Abandoned mine sites are a great safety hazards. Many of these structures contain dilapidated frames, open shafts, and water-filled pits. The dangers that are found in the mines include old explosives, hazardous chemicals, bats, snakes, spiders, bobcats, mountain lions and other predators. Falls and cave-ins are common in these old mines.
No Trace Ethic
Keeping back-country areas in their wild state is something we all can do by practicing "No Trace Ethics." "No Trace" guidelines have all been designed to aid in the protection of all back-country and wilderness areas. By following these guidelines, we can better protect the land and lessen the sights and sounds of our visits. http://lnt.org/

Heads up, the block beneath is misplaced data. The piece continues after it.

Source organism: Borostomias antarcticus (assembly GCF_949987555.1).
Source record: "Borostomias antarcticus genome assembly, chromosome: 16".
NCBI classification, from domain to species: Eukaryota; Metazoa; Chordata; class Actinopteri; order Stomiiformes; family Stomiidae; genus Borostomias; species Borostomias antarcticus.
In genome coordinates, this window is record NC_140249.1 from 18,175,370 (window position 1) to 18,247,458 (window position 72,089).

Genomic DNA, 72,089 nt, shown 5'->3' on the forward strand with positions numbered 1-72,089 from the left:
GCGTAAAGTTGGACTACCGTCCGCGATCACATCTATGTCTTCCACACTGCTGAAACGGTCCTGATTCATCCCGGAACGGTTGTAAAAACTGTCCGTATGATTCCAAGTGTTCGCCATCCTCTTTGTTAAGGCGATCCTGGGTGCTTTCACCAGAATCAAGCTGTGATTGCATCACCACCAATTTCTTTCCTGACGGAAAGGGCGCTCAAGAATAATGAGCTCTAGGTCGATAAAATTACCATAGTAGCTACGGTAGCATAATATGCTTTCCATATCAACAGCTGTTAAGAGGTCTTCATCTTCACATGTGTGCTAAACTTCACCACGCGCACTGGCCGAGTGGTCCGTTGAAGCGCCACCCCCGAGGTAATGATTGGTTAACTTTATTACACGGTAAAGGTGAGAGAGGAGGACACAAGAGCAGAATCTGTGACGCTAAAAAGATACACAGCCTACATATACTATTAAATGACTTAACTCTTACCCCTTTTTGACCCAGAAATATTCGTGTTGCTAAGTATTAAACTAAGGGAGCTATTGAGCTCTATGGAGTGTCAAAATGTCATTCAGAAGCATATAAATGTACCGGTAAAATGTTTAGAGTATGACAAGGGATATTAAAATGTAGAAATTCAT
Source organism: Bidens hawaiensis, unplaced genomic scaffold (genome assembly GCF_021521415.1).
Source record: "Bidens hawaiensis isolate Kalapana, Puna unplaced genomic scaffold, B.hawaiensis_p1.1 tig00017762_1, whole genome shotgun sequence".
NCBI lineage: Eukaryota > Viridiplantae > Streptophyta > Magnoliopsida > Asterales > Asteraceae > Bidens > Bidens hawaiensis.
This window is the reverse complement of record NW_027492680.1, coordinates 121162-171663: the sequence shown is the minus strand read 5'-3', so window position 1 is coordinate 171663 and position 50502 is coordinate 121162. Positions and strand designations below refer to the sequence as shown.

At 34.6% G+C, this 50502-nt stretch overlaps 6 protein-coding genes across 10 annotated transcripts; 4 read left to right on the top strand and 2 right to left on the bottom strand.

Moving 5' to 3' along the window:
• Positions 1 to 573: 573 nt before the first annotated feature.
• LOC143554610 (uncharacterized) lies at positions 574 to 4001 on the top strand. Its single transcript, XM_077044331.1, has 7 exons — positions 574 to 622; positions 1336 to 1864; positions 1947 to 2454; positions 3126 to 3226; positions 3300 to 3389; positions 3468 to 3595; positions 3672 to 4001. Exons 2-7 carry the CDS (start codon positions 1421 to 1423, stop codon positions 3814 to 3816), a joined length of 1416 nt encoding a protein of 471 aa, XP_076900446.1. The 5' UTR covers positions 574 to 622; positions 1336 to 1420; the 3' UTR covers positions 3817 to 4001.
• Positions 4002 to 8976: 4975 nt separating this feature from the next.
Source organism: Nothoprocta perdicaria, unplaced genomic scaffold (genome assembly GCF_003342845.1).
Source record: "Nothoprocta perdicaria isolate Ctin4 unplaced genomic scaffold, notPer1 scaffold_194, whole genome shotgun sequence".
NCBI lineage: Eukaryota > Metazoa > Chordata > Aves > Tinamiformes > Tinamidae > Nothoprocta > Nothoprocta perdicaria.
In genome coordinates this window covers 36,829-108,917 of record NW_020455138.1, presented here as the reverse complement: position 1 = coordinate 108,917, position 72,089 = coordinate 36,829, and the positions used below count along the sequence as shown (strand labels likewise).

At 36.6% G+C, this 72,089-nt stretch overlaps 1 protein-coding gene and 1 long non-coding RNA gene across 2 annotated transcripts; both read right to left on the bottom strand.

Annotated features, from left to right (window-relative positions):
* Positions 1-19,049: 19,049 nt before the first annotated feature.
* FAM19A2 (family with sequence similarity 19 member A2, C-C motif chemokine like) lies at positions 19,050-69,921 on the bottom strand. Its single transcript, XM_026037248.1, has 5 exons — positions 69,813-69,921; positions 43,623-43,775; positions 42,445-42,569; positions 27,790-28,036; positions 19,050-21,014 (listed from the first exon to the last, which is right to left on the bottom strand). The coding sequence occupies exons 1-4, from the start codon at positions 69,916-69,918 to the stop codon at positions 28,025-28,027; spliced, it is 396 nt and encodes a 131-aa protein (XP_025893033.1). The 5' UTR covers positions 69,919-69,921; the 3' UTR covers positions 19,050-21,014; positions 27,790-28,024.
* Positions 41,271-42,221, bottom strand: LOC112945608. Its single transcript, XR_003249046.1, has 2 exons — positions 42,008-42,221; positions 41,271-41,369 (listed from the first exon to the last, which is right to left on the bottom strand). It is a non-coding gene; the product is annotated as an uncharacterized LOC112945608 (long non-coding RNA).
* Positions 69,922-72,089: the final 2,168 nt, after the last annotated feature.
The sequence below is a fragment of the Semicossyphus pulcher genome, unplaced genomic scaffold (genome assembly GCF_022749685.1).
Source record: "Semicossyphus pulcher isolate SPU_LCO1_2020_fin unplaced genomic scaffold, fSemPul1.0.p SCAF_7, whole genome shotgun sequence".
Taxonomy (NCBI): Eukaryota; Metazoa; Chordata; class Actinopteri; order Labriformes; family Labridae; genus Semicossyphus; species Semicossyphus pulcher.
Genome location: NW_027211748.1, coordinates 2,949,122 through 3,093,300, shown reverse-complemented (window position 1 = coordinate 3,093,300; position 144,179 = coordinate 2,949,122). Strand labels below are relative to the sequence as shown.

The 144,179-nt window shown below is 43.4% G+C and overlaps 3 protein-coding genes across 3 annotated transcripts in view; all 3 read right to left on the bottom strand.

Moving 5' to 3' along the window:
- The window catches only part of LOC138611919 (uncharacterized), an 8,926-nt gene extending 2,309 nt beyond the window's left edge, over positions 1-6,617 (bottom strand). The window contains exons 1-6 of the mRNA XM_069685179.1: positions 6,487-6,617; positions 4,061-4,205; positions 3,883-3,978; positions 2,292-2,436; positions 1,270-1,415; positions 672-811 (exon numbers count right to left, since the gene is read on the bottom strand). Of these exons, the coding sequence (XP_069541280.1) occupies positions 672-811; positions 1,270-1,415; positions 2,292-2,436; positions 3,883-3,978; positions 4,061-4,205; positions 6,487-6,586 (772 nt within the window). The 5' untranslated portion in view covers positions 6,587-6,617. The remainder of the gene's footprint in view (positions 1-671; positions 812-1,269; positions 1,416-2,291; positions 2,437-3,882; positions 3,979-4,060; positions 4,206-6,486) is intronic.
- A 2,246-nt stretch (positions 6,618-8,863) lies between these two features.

Hikers, bicyclists, equestrians and off-highway vehicle recreationists all have certain things in common, such as a love of the outdoors and the use of some means of transportation to get where they are going.
Hiking and camping restrictions are occasionally in effect as a result of bear activity. Safe traveling in bear country begins before you get on the trail. Learning about bears before you come to the forest can help you avoid a confrontation.
Dangers of Meth Labs
As an environmental hazard, the byproducts of meth labs contaminate their surroundings with harmful fumes and highly explosive chemical compounds. Abandoned meth labs are basically time bombs, waiting for the single spark that can ignite the contents of the lab. In the hands of the untrained chemists simultaneously using meth and working with the flammable chemical components, a working meth lab is just as unsafe.